### DIMACS Theoretical Computer Science Seminar

Title: A Generic Time Hierarchy for Semantic Models With One Bit of Advice

Speaker: **Dieter van Melkebeek**, The University of Wisconsin

Date: December 20, 2005 2:00-3:00pm

Location: DIMACS Center, CoRE Bldg, Room 431, Rutgers University, Busch Campus, Piscataway, NJ

Abstract:

We show that for any reasonable semantic model of computation and for
any positive integer a and rationals 1 <= c < d, there exists a language
computable in time n^d with a bits of advice but not in time n^c
with a bits of advice. A semantic model is one for which there exists a
computable enumeration that contains all machines in the model but may
also contain others. We call such a model reasonable if it has an
efficient universal machine that can be complemented within the model
in exponential time and if it is efficiently closed under deterministic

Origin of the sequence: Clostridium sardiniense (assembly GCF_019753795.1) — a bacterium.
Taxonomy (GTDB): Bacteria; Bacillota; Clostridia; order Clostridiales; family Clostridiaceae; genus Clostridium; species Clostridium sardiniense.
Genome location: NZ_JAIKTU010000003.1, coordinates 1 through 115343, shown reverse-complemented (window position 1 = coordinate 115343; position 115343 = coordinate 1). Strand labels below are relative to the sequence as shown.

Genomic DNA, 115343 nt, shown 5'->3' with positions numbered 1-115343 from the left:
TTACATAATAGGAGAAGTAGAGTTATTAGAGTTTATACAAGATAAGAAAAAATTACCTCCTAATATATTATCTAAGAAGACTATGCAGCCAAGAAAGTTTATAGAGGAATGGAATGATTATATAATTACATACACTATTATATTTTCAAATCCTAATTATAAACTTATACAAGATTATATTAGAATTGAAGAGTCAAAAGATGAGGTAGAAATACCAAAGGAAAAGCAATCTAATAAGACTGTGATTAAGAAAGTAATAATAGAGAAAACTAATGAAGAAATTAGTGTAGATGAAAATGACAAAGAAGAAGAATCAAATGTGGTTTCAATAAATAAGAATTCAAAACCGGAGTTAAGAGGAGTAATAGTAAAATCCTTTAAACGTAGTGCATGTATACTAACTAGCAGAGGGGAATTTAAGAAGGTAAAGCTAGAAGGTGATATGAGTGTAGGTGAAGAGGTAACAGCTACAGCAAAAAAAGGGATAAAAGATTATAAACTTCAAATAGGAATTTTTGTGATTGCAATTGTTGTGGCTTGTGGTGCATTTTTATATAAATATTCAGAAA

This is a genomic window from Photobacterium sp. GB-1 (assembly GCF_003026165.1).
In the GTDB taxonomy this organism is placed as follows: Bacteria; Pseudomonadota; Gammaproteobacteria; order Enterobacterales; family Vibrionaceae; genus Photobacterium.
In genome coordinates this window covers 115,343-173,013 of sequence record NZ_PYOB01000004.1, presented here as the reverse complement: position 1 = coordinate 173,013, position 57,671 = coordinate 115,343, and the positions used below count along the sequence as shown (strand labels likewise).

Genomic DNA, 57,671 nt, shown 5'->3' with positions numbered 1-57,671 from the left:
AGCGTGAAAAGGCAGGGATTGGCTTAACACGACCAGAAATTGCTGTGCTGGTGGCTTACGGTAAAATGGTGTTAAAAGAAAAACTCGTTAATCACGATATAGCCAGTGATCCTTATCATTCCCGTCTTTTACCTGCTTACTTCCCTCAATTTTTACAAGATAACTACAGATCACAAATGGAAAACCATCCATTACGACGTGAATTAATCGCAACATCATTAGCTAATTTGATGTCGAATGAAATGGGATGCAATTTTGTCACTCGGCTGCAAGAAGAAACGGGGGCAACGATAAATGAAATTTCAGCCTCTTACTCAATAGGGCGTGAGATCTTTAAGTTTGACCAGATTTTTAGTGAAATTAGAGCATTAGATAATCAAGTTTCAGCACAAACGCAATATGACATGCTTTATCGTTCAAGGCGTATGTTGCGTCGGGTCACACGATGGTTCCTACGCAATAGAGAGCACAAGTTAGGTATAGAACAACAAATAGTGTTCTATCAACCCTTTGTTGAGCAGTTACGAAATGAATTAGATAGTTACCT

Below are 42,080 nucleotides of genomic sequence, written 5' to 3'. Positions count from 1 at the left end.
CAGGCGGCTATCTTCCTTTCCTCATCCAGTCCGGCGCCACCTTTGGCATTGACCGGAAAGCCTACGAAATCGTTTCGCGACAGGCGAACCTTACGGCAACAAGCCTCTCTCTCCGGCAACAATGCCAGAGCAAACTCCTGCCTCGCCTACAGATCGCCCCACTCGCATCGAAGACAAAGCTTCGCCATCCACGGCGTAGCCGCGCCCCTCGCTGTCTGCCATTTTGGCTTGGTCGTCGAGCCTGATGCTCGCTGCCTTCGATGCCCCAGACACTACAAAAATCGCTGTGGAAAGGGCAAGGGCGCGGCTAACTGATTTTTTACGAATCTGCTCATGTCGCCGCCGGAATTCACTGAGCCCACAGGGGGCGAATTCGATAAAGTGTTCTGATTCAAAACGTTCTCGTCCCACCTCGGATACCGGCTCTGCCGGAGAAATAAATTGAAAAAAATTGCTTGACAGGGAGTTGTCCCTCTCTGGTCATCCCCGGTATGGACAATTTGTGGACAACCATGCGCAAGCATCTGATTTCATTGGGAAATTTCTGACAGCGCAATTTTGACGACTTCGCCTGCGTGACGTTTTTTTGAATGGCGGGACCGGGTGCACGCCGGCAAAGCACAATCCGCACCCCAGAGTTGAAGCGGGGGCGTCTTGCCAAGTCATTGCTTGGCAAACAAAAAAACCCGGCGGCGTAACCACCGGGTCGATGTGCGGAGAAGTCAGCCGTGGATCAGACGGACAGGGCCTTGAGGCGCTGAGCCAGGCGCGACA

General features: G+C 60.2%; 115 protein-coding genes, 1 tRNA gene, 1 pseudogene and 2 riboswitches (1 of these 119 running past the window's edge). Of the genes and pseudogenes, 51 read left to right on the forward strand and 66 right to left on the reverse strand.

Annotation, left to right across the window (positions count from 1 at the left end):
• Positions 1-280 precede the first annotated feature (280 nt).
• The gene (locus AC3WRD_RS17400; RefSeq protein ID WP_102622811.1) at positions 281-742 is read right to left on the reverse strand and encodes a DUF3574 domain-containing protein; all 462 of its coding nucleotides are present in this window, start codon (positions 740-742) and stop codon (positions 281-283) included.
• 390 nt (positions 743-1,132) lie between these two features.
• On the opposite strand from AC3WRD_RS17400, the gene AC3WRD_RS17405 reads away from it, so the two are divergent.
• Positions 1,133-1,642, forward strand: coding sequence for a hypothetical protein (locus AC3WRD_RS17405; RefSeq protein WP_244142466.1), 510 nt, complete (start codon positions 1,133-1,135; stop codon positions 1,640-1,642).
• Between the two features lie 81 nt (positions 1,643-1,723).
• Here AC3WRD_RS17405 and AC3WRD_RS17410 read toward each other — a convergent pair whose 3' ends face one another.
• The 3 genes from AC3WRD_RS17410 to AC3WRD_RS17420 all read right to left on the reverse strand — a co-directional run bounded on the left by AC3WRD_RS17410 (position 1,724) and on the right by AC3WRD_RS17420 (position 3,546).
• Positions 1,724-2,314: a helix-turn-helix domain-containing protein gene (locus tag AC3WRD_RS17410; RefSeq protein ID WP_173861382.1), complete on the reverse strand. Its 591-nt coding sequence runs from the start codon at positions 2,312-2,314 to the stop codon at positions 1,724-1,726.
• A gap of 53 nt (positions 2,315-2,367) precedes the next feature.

transducers.

Our result implies the first such hierarchy theorem for randomized
machines with zero-sided error, quantum machines with one- or zero-sided
error, unambiguous machines, symmetric alternation, Arthur-Merlin games
of any signature, interactive proof protocols with one or multiple provers,
etc. Our argument yields considerably simpler proofs of known hierarchy
theorems with one bit of advice for randomized or quantum machines with
two-sided error and randomized machines with one-sided error.

Our paradigm also allows us to derive stronger separation results in a
unified way. For models that have an efficient universal machine that can be
simulated deterministically in exponential time and that are efficiently
closed under randomized reductions with two-sided error, we establish the
following: For any constants a and c, there exists a language computable
in polynomial time with one bit of advice but not in time n^c with
(a log n) bits of advice. In particular, we obtain such separation for
randomized and quantum machines with two-sided error. For randomized
machines with one-sided error, we get that for any constants a and c
there exists a language computable in polynomial time with one bit of
advice but not in time n^c with (a log n)^{1/c} bits of advice.

This is joint work with Konstantin Pervyshev.